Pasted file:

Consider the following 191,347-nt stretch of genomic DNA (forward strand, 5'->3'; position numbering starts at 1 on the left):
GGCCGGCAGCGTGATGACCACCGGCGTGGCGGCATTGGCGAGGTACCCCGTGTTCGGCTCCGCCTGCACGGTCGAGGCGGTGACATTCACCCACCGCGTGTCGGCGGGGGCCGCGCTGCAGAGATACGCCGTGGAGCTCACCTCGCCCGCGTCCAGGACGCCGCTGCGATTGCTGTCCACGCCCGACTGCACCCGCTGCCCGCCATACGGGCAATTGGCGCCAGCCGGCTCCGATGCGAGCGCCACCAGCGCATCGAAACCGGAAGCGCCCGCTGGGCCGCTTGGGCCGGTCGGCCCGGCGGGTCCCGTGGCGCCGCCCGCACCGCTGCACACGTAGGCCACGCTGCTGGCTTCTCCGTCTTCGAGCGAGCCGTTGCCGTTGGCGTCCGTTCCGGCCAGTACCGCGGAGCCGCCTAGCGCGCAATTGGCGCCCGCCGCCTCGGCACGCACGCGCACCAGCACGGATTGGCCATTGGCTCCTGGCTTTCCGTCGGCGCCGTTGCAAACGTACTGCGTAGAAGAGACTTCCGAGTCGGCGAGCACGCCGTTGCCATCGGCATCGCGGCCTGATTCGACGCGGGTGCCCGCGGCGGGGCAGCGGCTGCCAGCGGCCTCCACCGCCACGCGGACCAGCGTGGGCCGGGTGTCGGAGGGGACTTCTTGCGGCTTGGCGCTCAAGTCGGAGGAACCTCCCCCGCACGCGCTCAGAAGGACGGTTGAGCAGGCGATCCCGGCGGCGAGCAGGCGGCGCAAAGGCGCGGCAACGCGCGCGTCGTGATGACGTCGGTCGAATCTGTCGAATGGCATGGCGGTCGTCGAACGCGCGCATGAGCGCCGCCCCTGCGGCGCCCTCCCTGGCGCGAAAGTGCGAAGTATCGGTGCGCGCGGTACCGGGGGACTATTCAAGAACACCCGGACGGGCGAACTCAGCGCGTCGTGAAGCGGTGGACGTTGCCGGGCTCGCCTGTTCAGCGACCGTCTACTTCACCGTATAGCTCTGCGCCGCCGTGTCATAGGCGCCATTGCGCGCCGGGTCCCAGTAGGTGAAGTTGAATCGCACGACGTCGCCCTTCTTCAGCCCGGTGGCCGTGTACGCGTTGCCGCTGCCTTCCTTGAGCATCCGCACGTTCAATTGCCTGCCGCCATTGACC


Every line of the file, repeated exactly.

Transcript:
Consider the following 191,347-nt stretch of genomic DNA (forward strand, 5'->3'; position numbering starts at 1 on the left):
GGCCGGCAGCGTGATGACCACCGGCGTGGCGGCATTGGCGAGGTACCCCGTGTTCGGCTCCGCCTGCACGGTCGAGGCGGTGACATTCACCCACCGCGTGTCGGCGGGGGCCGCGCTGCAGAGATACGCCGTGGAGCTCACCTCGCCCGCGTCCAGGACGCCGCTGCGATTGCTGTCCACGCCCGACTGCACCCGCTGCCCGCCATACGGGCAATTGGCGCCAGCCGGCTCCGATGCGAGCGCCACCAGCGCATCGAAACCGGAAGCGCCCGCTGGGCCGCTTGGGCCGGTCGGCCCGGCGGGTCCCGTGGCGCCGCCCGCACCGCTGCACACGTAGGCCACGCTGCTGGCTTCTCCGTCTTCGAGCGAGCCGTTGCCGTTGGCGTCCGTTCCGGCCAGTACCGCGGAGCCGCCTAGCGCGCAATTGGCGCCCGCCGCCTCGGCACGCACGCGCACCAGCACGGATTGGCCATTGGCTCCTGGCTTTCCGTCGGCGCCGTTGCAAACGTACTGCGTAGAAGAGACTTCCGAGTCGGCGAGCACGCCGTTGCCATCGGCATCGCGGCCTGATTCGACGCGGGTGCCCGCGGCGGGGCAGCGGCTGCCAGCGGCCTCCACCGCCACGCGGACCAGCGTGGGCCGGGTGTCGGAGGGGACTTCTTGCGGCTTGGCGCTCAAGTCGGAGGAACCTCCCCCGCACGCGCTCAGAAGGACGGTTGAGCAGGCGATCCCGGCGGCGAGCAGGCGGCGCAAAGGCGCGGCAACGCGCGCGTCGTGATGACGTCGGTCGAATCTGTCGAATGGCATGGCGGTCGTCGAACGCGCGCATGAGCGCCGCCCCTGCGGCGCCCTCCCTGGCGCGAAAGTGCGAAGTATCGGTGCGCGCGGTACCGGGGGACTATTCAAGAACACCCGGACGGGCGAACTCAGCGCGTCGTGAAGCGGTGGACGTTGCCGGGCTCGCCTGTTCAGCGACCGTCTACTTCACCGTATAGCTCTGCGCCGCCGTGTCATAGGCGCCATTGCGCGCCGGGTCCCAGTAGGTGAAGTTGAATCGCACGACGTCGCCCTTCTTCAGCCCGGTGGCCGTGTACGCGTTGCCGCTGCCTTCCTTGAGCATCCGCACGTTCAATTGCCTGCCGCCATTGACC